I often work in PowerShell, and one day I needed to create a script that would pull the file encoding out a file.
However, this proved to be difficult since most encodings don’t require a BOM (Byte Order Mark). Here’s some good information that I found on the subject:
Automatically determining the correct encoding for a given byte array is notoriously difficult. Sometimes, to be helpful, the author of the data will insert something called a BOM (Byte Order Mark) at the beginning of the data. If a BOM is present, that makes detecting the encoding painless, since each encoding uses a different BOM.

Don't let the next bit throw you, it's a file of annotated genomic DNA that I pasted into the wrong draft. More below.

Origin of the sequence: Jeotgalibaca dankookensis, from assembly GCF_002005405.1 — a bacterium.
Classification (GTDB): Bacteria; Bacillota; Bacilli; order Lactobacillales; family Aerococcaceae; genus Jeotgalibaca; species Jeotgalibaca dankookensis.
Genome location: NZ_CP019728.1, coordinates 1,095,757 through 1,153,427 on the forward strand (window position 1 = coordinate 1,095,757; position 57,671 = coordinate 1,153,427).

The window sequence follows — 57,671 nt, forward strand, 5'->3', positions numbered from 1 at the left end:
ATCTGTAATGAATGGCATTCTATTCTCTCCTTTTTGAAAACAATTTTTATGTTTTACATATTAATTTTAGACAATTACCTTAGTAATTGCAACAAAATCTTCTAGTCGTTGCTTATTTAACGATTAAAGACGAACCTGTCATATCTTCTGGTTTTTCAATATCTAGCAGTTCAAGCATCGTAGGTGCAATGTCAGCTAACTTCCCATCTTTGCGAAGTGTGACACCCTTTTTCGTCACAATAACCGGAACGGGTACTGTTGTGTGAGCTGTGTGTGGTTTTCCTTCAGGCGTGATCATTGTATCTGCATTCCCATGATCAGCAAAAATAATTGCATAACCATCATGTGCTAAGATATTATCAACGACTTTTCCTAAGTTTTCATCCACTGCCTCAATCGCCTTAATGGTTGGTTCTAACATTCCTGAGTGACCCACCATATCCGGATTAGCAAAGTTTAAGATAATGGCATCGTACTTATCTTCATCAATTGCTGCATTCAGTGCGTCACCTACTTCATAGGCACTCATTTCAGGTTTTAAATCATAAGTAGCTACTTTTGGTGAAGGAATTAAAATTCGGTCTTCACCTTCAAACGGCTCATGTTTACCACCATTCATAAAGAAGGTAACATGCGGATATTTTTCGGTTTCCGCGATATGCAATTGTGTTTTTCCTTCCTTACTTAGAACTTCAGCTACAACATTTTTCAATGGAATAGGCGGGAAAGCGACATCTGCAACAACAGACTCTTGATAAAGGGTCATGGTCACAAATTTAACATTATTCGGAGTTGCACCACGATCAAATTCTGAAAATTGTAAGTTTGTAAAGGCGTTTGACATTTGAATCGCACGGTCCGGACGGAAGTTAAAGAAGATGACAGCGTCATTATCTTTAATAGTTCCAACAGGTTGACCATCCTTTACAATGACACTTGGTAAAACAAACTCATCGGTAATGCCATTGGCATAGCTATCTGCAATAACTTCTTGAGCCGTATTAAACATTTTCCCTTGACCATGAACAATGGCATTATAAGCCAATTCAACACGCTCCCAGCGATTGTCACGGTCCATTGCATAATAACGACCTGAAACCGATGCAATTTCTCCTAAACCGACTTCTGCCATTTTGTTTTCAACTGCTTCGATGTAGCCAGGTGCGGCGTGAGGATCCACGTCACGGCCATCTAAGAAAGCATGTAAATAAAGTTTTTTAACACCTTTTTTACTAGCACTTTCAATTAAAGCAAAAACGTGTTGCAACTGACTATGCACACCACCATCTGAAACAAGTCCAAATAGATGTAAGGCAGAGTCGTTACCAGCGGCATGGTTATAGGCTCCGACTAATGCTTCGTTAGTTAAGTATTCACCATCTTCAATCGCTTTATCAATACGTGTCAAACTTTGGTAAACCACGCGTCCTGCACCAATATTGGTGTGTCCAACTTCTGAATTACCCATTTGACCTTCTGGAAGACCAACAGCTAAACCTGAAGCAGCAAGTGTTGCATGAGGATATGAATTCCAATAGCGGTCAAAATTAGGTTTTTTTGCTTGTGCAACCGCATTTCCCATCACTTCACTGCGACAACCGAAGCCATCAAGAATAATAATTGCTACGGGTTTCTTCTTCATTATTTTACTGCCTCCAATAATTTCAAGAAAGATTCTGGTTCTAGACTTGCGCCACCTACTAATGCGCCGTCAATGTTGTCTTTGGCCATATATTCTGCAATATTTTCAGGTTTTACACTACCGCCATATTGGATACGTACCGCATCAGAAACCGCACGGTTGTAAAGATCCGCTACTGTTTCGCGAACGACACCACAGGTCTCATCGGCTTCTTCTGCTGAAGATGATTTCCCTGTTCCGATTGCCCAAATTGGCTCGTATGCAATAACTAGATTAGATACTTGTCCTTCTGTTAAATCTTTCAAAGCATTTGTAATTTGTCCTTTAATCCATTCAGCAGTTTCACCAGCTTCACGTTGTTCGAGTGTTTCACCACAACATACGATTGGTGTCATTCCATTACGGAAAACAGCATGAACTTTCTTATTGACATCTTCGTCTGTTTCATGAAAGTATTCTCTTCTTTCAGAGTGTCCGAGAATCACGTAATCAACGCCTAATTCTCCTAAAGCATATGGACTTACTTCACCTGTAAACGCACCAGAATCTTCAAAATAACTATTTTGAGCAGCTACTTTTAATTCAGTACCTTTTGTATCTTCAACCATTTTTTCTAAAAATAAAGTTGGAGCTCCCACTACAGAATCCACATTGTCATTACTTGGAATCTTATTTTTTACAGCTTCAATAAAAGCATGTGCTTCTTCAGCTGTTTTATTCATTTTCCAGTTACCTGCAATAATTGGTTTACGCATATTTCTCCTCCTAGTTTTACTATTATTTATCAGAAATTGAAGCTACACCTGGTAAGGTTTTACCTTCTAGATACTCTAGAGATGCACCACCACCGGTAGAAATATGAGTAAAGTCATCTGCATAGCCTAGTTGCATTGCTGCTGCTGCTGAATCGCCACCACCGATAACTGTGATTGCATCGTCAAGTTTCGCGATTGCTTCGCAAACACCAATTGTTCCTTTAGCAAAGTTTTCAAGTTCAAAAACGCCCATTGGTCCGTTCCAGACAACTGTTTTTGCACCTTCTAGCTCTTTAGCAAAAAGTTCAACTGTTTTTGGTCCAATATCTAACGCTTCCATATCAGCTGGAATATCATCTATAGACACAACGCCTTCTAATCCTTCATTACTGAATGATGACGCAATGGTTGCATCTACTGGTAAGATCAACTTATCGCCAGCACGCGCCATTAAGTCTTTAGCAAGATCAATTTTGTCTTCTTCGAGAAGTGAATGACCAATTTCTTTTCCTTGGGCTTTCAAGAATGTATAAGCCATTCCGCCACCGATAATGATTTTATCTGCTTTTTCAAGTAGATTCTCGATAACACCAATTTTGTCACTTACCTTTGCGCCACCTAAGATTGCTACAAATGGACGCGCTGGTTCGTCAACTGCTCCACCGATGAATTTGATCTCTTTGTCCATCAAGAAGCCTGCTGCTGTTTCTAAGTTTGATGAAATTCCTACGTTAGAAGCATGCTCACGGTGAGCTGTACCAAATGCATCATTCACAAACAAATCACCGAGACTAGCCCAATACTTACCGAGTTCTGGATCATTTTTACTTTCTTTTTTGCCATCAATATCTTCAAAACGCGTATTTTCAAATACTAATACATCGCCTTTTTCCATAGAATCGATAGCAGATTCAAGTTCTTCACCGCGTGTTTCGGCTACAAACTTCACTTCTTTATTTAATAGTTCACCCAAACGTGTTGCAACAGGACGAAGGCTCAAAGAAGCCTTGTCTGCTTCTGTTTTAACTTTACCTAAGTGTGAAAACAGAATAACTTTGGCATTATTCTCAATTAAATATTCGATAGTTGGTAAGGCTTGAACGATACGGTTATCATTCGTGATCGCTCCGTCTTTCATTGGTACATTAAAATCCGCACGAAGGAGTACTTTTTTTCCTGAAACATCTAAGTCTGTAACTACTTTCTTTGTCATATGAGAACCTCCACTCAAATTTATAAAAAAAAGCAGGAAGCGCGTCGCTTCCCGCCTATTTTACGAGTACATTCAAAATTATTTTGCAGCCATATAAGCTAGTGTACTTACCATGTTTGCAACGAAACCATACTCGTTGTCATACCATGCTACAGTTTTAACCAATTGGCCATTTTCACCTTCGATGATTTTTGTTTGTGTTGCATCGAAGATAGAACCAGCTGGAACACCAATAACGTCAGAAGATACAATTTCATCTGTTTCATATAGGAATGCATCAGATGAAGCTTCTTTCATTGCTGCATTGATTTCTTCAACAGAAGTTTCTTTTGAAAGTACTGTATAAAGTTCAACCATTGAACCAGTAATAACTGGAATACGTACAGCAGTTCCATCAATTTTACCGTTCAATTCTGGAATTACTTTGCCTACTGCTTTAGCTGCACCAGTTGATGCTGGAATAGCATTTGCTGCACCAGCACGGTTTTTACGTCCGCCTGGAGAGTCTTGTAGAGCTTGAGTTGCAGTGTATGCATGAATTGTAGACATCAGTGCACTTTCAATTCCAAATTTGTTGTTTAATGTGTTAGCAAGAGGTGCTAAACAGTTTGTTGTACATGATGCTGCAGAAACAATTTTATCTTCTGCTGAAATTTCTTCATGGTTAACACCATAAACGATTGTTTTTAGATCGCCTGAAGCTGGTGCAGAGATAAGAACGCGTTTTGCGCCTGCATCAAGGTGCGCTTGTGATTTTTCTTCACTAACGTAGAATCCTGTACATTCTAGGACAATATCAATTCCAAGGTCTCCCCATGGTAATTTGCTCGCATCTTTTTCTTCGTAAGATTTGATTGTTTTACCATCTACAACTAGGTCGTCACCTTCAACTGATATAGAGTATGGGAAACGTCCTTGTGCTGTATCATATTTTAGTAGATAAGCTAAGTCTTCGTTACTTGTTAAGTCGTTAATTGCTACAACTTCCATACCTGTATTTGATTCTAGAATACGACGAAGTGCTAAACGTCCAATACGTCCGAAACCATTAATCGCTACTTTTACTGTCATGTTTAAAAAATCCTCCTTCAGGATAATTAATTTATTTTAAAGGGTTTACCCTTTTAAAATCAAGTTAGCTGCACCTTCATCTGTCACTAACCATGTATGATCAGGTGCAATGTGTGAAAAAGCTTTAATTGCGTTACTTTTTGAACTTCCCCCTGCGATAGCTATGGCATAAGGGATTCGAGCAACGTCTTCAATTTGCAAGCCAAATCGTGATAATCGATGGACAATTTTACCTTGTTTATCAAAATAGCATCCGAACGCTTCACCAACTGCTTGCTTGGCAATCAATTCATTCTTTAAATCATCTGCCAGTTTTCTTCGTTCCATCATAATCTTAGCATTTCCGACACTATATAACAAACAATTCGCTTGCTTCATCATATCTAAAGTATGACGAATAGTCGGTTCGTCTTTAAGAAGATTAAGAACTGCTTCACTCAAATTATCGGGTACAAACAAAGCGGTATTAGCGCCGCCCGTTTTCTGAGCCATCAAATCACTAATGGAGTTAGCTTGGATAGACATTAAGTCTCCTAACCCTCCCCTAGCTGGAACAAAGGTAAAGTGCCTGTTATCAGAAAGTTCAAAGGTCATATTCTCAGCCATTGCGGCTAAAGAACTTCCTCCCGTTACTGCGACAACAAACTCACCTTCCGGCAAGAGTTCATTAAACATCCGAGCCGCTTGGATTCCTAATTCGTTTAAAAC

However, the problem remains, how do you automatically detect the correct encoding when there is no BOM? Technically it’s recommended that you don’t place a BOM at the beginning of your data when using UTF-8, and there is no BOM defined for any of the ANSI code pages. So it’s certainly not out of the realm of possibility that a text file may not have a BOM. If all the files that you deal with are in English, it’s probably safe to assume that if no BOM is present, then UTF-8 will suffice. However, if any of the files happen to use something else, without a BOM, then that won’t work.
I came across some code on a PowerShell sharing site, POSHCode.org, that inspired me to do things a different way. So, I made the ammendments there as well. Unfortunately, since I’ve written this blog, it appears that POSHCode has gone down for the count: